Researchers supported in part by the US National Institute of Mental Health, part of the National Institutes of Health, found an association between the disorder and balance of sodium and calcium in brain cells.
In the largest genetic analysis of its kind to date, the scientists have been able to zero in on the variations in two genes that make components of channels that manage the flow of the elements into and out of cells, including neurons.
"A neuron's excitability - whether it will fire - hinges on this delicate equilibrium," explained Pamela Sklar of Massachusetts General Hospital (MGH) and the Stanley Center for Psychiatric Research at the Broad Institute of MIT and Harvard, who led the research. "Finding statistically robust associations linked to two proteins that may be involved in regulating such ion channels - and that are also thought to be targets of drugs used to clinically to treat bipolar disorder - is astonishing."
Variation in a gene called Ankyrin 3 (ANK3) showed the strongest association with bipolar disorder. The ANK3 protein is strategically located in the first part of neuronal extensions called axons and is part of the cellular machinery that decides whether a neuron will fire.
Variation in a calcium channel gene found in the brain showed the second strongest association with bipolar disorder. This CACNA1C protein similarly regulates the influx and outflow of calcium and is the site of interaction for a hypertension medication that has also been used in the treatment of bipolar disorder.
Although it's not yet known if or how the suspect genetic variation might affect the balance machinery, the results point to the possibility that bipolar disorder might stem, at least in part, from malfunction of ion channels.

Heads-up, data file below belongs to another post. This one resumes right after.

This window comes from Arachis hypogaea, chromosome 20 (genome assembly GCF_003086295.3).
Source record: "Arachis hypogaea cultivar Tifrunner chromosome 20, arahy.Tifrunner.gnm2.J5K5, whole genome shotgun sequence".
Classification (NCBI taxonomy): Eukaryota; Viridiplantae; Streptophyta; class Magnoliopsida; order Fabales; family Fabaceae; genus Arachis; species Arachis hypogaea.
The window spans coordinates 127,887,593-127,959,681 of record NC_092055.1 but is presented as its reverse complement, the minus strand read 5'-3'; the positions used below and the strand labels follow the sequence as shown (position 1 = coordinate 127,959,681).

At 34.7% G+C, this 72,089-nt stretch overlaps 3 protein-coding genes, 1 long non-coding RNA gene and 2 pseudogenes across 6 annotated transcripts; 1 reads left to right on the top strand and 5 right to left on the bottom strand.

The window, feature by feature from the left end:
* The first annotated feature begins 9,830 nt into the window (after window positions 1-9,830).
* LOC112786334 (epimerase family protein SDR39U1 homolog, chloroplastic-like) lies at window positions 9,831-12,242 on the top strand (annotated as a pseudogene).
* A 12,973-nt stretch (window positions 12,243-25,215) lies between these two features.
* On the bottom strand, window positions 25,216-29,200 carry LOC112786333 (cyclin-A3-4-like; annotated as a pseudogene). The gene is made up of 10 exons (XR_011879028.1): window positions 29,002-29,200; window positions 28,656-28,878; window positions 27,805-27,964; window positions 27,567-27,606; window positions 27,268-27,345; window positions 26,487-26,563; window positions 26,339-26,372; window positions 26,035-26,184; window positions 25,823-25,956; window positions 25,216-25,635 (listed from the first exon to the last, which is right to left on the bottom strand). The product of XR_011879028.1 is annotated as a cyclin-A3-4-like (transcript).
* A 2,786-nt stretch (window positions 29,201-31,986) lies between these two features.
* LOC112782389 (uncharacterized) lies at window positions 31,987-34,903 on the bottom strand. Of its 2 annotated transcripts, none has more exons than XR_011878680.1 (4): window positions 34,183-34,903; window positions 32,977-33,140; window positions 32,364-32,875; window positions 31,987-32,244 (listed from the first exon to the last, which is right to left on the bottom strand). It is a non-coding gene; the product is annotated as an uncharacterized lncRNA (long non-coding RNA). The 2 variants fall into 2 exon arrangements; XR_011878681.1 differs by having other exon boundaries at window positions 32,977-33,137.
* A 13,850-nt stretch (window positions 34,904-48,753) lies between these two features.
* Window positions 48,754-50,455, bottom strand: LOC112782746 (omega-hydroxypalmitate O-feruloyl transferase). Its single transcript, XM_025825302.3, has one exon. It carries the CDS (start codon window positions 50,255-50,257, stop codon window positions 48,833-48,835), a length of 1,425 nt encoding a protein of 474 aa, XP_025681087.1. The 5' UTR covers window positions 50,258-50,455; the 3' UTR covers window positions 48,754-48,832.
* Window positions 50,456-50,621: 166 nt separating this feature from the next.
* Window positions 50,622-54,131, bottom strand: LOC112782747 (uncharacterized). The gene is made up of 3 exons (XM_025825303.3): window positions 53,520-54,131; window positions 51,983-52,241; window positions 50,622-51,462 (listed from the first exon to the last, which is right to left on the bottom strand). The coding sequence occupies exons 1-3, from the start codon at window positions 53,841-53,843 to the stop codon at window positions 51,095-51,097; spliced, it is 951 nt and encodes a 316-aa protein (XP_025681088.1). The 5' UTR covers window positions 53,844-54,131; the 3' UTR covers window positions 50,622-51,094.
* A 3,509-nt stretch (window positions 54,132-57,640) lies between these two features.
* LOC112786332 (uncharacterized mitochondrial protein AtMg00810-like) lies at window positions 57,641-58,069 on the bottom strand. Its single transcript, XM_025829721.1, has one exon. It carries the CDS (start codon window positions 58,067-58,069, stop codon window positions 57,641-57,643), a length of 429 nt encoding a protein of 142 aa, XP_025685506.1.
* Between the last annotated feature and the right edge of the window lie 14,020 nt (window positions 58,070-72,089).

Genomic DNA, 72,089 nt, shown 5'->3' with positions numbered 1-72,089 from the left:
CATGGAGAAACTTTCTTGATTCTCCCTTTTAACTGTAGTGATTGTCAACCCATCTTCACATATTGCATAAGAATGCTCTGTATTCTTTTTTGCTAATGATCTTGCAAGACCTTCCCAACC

Sklar, Shaun Purcell, and Nick Craddock and a large group of international collaborators report on their findings online Aug. 17, 2008 in Nature Genetics.
"Faced with little agreement among previous studies searching for the genomic hot spots in bipolar disorder, these researchers pooled their data for maximal statistical power and unearthed surprising results," said NIMH Director Thomas R. Insel, M.D. "Improved understanding of these abnormalities could lead to new hope for the millions of Americans affected by bipolar disorder."
In the first such genome-wide association study for bipolar disorder, NIMH researchers last fall reported the strongest signal associated with the illness in a gene that makes an enzyme involved the action of the anti-manic medication lithium. However, other chromosomal locations were most strongly associated with the disorder in two subsequent studies.
Since bipolar disorder is thought to involve many different gene variants, each exerting relatively small effects, researchers need large samples to detect relatively weak signals of illness association.
To boost their odds, Sklar and colleagues pooled data from the latter two previously published and one new study of their own. They also added additional samples from the STEP-BD study and Scottish and Irish families, and controls from the NIMH Genetics Repository. After examining about 1.8 million sites of genetic variation in 10,596 people - including 4,387 with bipolar disorder - the researchers found the two genes showing the strongest association among 14 disorder-associated chromosomal regions.
Co-authors of the paper had shown last year in mouse brain that lithium, the most common medication for preventing bipolar disorder episodes, reduces expression of ANK3.